Here is an email I recently received from a fellow physics teacher: "First, let me start by saying that I greatly appreciate your videos and routinely assign them to my physics students. You are doing great things for physics education, please keep it up.
Second, I must say that you are driving me crazy. When you introduce or write out the names of units that are named for a person, you keep capitalizing them when they do not want to be capitalized. For example, joules are joules, not Joules. They are abbreviated J, but when written out they are joules (otherwise, when written out capitalized, you are talking about a scientist’s family members). Same for watts (W), newtons (N), pascals, you get the idea. Now you are probably feeling incredulous and wondering why this crazy physics teacher is telling you this crazy rule about units, so here is a link from another crazy source that happens to agree. Please consider writing out person-named units with lowercase letters in your future videos. And thanks again for your fantastic work." - Alexandra, Kuchar, Wayland High School, MA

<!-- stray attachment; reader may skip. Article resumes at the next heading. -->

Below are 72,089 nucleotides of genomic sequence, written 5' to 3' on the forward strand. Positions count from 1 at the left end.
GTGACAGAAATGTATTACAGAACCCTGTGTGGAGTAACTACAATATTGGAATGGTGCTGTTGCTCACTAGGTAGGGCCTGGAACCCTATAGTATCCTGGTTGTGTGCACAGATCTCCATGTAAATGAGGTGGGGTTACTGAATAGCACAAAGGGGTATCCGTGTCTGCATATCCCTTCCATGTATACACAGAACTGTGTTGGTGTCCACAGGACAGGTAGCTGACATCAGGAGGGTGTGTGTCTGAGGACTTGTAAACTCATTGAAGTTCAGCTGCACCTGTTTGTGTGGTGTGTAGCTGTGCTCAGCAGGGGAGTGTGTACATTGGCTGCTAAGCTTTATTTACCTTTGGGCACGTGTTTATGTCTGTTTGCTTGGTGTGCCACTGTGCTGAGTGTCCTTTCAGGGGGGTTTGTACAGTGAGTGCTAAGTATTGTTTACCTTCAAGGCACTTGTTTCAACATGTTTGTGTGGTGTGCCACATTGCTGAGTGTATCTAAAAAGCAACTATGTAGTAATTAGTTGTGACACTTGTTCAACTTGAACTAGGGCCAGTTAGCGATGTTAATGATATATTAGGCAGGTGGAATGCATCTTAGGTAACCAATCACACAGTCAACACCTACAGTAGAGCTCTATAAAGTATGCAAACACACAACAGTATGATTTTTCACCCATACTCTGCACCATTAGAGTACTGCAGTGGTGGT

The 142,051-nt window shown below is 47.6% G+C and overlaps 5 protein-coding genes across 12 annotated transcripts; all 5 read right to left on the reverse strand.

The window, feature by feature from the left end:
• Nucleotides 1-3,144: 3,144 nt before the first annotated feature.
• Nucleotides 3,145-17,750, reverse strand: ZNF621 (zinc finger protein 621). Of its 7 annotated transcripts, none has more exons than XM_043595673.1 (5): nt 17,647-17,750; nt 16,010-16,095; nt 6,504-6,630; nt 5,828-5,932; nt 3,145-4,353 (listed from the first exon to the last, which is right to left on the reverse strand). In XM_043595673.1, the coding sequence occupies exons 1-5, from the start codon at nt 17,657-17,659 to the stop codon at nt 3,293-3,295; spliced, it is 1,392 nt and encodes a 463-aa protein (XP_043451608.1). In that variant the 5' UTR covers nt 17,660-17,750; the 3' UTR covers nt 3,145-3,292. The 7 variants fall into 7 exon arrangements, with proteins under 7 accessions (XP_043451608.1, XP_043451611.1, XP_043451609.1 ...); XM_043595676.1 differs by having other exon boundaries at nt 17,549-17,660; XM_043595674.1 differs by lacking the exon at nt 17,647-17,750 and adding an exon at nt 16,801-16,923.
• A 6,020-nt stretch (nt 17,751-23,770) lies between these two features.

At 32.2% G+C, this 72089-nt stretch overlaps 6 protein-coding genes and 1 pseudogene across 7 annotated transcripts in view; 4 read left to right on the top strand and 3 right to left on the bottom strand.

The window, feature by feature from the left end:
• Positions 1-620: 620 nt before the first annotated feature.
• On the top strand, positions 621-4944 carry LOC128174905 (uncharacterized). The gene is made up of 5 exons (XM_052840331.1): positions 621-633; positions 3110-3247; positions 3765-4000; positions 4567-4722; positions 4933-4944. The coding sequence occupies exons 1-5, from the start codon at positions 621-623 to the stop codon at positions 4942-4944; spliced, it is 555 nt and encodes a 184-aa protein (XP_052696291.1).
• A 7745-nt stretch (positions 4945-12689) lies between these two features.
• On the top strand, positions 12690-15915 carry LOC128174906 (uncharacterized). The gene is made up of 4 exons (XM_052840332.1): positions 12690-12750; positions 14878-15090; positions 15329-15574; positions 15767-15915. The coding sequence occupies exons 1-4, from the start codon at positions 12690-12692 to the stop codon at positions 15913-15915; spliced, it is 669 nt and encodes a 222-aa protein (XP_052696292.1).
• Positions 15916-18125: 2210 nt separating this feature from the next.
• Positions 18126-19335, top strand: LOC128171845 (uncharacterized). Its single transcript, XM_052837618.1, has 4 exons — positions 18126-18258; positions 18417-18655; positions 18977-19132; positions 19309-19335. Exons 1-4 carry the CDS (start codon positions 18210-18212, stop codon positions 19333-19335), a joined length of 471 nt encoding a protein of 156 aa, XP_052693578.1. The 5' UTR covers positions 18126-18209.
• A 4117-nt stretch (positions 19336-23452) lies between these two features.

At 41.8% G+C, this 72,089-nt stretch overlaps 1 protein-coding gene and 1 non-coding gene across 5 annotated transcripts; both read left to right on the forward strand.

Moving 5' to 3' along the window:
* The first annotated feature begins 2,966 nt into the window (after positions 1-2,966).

My reply, "Thank you so much for taking the time to let me know about this, really. I don't pretend to know everything about physics (or is it Physics?) and love to learn more as I make the videos. I think it's wonderful to be corrected by a fellow physics teacher and important to highlight that we can all learn from one another." - Jon
Yep, I make physics videos in the hope that you can learn physics. If you are a physics teacher, I am very hopeful that you will want to use them to help flip your physics class.